4) Been a lazy turd muffin.

Yup. You heard me. I'm lazy and I'll admit it. I have spent more than one word war this week curled up in the chair with my WIP's music booming and playing Sudoku and I am not ashamed know it was not the best way to get stuff done like I told myself it was and have accepted that Sudoku is the best thing ever and really good for brainstorming I will only get stuff done if I get my butt to work and ... get stuff done. Because that just makes so much sense.

I am learning so much more and growing lots as a writer through this book I'm writing. Because I've also learned ...

5) Editing is hard, guys. So is rewriting. Rewriting is the Worst Thing Ever. (okay, there might be a few worse things, like coffee deprivation and no air conditioning, BUT IT'S STILL HORRENDOUS.)

But seriously. When you finish the first draft, this new pressure falls on your shoulders. Suddenly, you can't just look at a plot hole and say, "Oh, I'll fix it later." You can't just change POVs in the middle of the chapter and say, "Oh, I'll fix it later." Because suddenly now is the later. And you've got a whole lot of issues and things that need to be seen to in your story that you simply can't put off any more.

Which leads to my little bit of advice for today (aside from what I think about book blurbs).

It's okay if your first draft is terrible. We all know that (well, we should. If you didn't, now you do).

But you know what?

It's also okay if your second draft is terrible.

Yeah, I said it. We all want the next draft we write to be better, of course. But, just like we can't make a perfect book our first try, we can't do it on our second try either (well, most people can't. And if you can, you need to keep your mouth shut and just ... leave. Right now. Before I slap you or do something else I am supposed to will regret). It could take you eight times to produce a good book, and that is O K A Y. Okay? Take a deep breath and just ... chill. I am talking to myself us much as I am to you. Editing is hard. And it's going to take a lot of time and work to make your book as good as I know it has the potential to be.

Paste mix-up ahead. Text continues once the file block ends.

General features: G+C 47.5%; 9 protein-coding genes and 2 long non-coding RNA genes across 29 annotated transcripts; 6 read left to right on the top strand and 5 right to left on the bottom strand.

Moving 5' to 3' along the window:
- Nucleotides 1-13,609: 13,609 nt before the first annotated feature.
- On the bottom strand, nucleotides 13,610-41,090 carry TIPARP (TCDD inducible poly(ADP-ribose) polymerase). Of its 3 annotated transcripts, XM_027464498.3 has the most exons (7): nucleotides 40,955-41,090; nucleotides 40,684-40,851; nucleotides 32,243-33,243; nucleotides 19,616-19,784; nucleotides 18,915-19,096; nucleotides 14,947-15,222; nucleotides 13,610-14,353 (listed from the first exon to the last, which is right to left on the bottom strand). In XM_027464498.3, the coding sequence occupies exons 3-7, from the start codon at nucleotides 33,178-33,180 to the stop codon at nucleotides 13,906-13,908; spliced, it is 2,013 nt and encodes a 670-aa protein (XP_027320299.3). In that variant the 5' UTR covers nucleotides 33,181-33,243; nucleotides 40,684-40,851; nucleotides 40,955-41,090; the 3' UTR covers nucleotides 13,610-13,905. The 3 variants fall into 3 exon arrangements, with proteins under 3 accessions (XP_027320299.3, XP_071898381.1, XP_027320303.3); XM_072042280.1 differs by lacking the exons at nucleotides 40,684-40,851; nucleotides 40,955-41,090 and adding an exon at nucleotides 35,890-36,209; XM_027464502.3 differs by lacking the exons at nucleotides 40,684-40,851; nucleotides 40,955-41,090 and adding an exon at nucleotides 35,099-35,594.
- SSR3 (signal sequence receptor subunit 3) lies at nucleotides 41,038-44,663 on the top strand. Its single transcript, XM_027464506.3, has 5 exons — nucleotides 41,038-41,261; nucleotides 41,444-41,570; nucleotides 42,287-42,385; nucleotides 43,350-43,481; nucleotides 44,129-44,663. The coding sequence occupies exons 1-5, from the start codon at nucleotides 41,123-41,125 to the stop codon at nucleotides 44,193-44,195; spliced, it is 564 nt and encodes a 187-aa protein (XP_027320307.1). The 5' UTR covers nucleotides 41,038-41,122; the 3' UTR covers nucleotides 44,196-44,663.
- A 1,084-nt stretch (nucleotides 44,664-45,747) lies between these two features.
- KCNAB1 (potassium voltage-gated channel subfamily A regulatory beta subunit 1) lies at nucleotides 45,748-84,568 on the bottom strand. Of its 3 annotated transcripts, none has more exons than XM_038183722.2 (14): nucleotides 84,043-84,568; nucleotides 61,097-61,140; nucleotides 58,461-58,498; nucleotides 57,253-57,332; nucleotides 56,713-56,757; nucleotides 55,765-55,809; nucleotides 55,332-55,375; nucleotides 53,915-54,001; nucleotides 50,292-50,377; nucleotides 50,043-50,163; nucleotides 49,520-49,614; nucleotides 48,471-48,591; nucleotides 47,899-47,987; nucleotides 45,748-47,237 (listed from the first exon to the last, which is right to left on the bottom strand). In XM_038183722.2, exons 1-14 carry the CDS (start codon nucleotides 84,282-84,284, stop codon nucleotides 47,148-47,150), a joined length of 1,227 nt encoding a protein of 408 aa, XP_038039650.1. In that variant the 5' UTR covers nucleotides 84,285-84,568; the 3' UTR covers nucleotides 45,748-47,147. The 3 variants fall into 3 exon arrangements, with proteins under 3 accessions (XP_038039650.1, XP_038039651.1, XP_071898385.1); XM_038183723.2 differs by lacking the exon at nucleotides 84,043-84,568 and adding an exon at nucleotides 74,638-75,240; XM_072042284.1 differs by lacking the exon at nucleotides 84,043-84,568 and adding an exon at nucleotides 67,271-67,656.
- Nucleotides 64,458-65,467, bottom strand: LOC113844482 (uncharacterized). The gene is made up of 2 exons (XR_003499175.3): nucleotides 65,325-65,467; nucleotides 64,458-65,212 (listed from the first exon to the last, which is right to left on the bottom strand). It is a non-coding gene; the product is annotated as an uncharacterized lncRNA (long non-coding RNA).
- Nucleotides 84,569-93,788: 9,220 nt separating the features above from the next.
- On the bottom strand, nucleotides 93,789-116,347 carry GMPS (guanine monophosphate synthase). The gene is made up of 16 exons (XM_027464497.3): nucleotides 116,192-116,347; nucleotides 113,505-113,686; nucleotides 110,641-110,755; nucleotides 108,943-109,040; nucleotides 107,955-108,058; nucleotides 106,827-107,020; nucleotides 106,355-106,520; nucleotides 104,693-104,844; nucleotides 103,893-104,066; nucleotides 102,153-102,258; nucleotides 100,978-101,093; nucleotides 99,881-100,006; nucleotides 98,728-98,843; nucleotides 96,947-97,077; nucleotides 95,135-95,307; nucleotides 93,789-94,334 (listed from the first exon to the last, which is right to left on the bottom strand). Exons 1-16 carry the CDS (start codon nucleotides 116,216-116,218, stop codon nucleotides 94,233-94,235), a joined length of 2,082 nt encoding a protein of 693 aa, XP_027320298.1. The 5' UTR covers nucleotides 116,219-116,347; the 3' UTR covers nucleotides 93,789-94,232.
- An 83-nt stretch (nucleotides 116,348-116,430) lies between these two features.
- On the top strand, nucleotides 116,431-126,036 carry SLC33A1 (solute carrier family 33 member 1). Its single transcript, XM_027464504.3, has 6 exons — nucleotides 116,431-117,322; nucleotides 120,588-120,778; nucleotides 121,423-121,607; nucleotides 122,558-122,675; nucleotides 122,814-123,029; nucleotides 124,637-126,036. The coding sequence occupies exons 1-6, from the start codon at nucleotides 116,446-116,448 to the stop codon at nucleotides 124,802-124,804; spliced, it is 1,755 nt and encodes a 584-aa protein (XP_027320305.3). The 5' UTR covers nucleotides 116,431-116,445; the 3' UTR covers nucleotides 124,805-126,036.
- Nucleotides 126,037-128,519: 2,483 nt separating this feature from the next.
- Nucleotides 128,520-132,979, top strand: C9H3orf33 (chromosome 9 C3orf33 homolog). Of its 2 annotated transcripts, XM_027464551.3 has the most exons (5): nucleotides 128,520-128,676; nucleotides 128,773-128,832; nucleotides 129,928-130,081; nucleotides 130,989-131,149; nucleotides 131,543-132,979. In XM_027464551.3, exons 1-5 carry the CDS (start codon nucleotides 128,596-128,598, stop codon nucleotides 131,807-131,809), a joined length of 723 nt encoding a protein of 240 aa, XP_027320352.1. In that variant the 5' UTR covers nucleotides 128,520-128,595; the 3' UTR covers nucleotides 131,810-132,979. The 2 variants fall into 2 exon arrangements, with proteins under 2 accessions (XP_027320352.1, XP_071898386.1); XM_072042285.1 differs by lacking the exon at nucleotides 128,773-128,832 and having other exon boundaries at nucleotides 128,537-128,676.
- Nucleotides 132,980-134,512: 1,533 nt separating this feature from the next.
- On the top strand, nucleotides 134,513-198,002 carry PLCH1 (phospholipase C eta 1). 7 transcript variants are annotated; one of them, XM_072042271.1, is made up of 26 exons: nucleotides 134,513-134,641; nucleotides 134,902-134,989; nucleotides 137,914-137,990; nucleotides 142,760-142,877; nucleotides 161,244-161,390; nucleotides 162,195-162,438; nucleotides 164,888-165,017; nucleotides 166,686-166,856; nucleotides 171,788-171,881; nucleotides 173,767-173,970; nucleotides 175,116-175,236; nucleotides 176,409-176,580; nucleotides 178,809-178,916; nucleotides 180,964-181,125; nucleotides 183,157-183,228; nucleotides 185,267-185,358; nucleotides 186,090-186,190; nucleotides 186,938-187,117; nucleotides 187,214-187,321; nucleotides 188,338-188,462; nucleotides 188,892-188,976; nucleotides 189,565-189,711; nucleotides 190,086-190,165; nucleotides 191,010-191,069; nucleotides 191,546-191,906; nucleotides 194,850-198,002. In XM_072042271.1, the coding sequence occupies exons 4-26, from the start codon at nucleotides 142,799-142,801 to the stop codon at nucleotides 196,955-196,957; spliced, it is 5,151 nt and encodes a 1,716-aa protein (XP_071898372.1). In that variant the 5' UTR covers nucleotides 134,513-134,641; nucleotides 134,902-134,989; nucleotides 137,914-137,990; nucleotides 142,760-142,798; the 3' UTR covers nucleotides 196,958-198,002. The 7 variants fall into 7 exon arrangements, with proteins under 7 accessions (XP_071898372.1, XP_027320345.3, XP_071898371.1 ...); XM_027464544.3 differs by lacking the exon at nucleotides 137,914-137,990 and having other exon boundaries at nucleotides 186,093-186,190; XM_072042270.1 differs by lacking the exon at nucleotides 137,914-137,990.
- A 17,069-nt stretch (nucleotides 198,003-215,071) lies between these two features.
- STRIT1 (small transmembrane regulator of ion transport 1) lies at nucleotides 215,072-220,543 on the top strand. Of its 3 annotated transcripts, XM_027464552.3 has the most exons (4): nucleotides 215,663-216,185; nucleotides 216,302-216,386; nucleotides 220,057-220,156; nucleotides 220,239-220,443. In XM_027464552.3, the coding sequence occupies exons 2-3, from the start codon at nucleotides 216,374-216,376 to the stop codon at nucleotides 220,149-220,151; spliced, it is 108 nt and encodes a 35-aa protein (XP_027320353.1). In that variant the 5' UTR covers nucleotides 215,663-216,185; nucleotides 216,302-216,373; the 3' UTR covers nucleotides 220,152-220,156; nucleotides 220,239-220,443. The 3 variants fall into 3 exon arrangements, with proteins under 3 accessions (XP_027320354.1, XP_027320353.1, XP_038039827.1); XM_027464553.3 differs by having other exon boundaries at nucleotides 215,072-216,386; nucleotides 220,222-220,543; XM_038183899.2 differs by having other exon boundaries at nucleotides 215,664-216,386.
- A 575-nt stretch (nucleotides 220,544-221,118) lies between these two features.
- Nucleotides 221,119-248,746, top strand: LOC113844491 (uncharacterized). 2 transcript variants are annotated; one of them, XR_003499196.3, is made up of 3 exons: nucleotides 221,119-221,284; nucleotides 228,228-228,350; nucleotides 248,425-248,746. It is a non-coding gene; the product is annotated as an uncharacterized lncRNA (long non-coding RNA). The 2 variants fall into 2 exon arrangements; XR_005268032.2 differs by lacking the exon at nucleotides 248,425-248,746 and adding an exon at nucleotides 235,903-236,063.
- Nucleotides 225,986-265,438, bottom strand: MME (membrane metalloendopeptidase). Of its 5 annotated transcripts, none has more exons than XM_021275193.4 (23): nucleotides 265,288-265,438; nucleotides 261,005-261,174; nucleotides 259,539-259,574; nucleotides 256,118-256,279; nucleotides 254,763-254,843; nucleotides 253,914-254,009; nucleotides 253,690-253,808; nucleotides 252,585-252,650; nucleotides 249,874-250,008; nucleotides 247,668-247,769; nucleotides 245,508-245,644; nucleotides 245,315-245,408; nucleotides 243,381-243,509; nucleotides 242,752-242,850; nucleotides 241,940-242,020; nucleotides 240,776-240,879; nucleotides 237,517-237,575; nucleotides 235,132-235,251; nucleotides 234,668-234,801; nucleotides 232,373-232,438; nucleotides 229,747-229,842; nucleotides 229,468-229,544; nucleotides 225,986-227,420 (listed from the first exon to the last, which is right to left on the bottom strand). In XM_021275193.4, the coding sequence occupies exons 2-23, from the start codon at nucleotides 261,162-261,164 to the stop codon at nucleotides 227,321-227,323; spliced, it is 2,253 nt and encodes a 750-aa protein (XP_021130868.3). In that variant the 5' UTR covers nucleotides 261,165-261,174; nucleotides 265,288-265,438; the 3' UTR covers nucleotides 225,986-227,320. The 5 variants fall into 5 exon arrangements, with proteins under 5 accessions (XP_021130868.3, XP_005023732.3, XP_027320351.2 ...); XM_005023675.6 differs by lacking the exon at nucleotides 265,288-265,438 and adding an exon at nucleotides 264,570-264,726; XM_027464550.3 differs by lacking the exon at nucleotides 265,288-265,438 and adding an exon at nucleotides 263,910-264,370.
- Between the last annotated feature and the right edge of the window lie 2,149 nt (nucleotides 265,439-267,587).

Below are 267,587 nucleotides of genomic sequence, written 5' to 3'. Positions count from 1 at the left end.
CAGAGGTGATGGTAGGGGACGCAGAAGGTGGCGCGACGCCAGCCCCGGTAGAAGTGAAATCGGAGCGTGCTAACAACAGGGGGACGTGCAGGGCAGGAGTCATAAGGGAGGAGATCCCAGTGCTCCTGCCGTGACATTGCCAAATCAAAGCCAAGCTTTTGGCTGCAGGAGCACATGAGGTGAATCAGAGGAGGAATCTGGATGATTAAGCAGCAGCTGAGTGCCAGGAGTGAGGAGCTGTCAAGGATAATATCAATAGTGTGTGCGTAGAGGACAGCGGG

Editing is a real test of perseverance for a writer. Editing is when the fun stops and you have to take a hard look at your manuscript ... and yourself. Is this really what you want to do? Do you really want to tell this story?

I hope you'll say yes to these questions, and that you'll keep saying yes. Because, though writing is hard, it is beautiful. And, as I like to say, the things in life that bring the most satisfaction, that are the most magnificent and beautiful and amazing, are the things that are hard to do.

How's Camp Nano going for you guys? Is anyone still alive? *pokes the readers with pencil* Comment your state of awareness and I'll send you appropriate survival necessities like chocolate and coffee. *showers you all in coffee beans*


Camp Nano: End of Week One Update

6:00 AM

Hello, my lovely stalkers blog readers. Week one of Camp Nano has come to a close, and I am certainly feeling it. I'm a little behind, but that's okay! I set a high goal, and I am still getting a lot done.

Which is why I'm bopping in to offer a little encouragement to all you lovely writer beans. Are you behind on nano? Well. Remember something. You set this goal. No one else did. You are under no obligation but your own to finish.

You see, goals are there to encourage us and help us get stuff done. I set a goal of 70k, but I don't think that's going to happen. But I also haven't changed it yet, even though the temptation is quite strong and I'm fairly positive I cannot do 70k words in a month. Writing, yes. But editing? Ha. No.


The goal of camp nano - of all nano-y things, actually - is to push yourself. To step out of the comfort zone. I edited nothing for all of January, February, and only a little bit at the beginning of March. So my goal with camp nano was to edit again. I am attending a writer's workshop in June (*screams* I GET TO MEET THE KATIE AND THE AIMEE AND THE CAROLINE, ALL FELLOW WRITERS AND BLOGGERS AND I AM SO INSANELY EXCITED AHHHHHH *ehemmmmm*) and my goal is to have finished draft two of my WIP and have the first three chapters of draft 3 polished.

Why am I telling you this?

I wanted to push myself for camp nano. So I set a high goal. But the important thing I told myself is that it is okay if I am behind. It is okay if I don't meet the 70k mark. As long as I edit something.

I want you all to think about this as you charge onward in your manuscripts, whether you're doing nano or not. Goals are there to encourage us, not make us feel terrible if we fail to meet them, and stressed as we're striving to do that.

My advice?